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SEPA to slash SLICE use by 60 percent

Rob Fletcher
Rob Fletcher
28 June 2017, at 4:44pm

Serious concerns about the environmental impact of Scotland’s salmon farming sector have been raised in a new review published by the Scottish Environmental Protection Agency (SEPA) this week.

A summary of the review - A framework for a sustainable future for finfish aquaculture in Scotland – was published by SEPA this week, and includes a number of draft proposals on new regulations regarding the use of sea lice treatments and the location and scale of future marine finfish sites. 

Residues from sea louse medicines

Most worryingly for the salmon industry, SEPA has promised to tackle the residues from sea louse medicines “head-on” and, following the findings of a Scottish Aquaculture Research Forum (SARF) study into the impacts of the in-feed sea louse medicine Emamectin Benzoate (commonly used under the brand name SLICE), they commissioned a second study – an independent review of the Environmental Quality Standard (EQS) for Emamectin Benzoate. The latter found that marine organisms may be considerably more sensitive to the treatment, and may be affected by much lower concentrations, than previously believed.

As a result, SEPA is now “asking operators [of existing sites] to reduce their application of Emamectin Benzoate by 60%”. 

This interim decision has been hailed by Scott Landsburgh, chief executive of the Scottish Salmon Producers Organisation (SSPO), as “bizarre” and a sign of “chaos”.

In response to the news he said: “No business can operate successfully in this sort of chaos. If the Scottish Government and its agencies want to deter investment, put jobs and economic benefit in jeopardy this is certainly the right way to go about it. SEPA have introduced immediate regulatory changes with no consideration of the social and economic impact despite being legally required to do so.”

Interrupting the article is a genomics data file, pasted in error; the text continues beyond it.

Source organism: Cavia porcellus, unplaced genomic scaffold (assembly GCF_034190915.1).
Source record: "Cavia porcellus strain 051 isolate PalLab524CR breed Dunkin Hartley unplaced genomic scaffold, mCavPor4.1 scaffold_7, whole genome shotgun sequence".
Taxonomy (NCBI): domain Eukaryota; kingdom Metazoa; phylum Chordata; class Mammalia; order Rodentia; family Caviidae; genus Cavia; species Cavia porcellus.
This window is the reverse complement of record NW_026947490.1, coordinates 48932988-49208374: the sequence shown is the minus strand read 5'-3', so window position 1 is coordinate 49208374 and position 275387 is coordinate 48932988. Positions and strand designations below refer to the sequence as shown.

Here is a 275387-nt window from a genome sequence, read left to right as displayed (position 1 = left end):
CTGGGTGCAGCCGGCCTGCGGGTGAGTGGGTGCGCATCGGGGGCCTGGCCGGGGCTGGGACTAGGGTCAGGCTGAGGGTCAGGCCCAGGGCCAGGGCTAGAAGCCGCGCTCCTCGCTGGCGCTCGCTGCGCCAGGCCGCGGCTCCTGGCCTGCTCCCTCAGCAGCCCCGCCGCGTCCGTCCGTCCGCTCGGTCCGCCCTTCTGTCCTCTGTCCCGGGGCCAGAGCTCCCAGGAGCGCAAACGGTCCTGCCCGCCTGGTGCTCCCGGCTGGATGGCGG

Benthic waste

The dispersal of wastes was the other major issue of concern for SEPA and, in order to move away from siting of cage farms in sheltered areas with restricted tidal flows which limit the dispersal of wastes, SEPA now aims to increase the incentive to operate in more exposed locations – potentially lifting the upper limit of fish biomass allowed at a single site to over the current level of 2,500 tonnes.

As the report explains: “SEPA wants to make it more attractive to develop fish farms in more exposed locations where the risks to the sea bed are reduced. This will help give the sector confidence in making investment decisions to operate where the environmental risk is reduced.”

To do this they are proposing to revise “the way we control the amount of waste a fish farm can release, through a new approach called Depositional Zone Regulation (DZR)”.

The report continues: “under this new approach it would be possible for fish farms to progressively increase their stocking above a starting biomass determined using the updated computer model, but DZR will ensure that growth occurs only where the combination of appropriate siting, and new techniques and processes, mean the environment can sustain it”.

Next steps

The final decisions on issues such as the EQS for SLICE and the implementation of DZR will depend on the results of a new consultation, the findings of which are expected to be published in early 2018.

SEPA is encouraging participation in this consultation process and all the relevant documents are available on their website.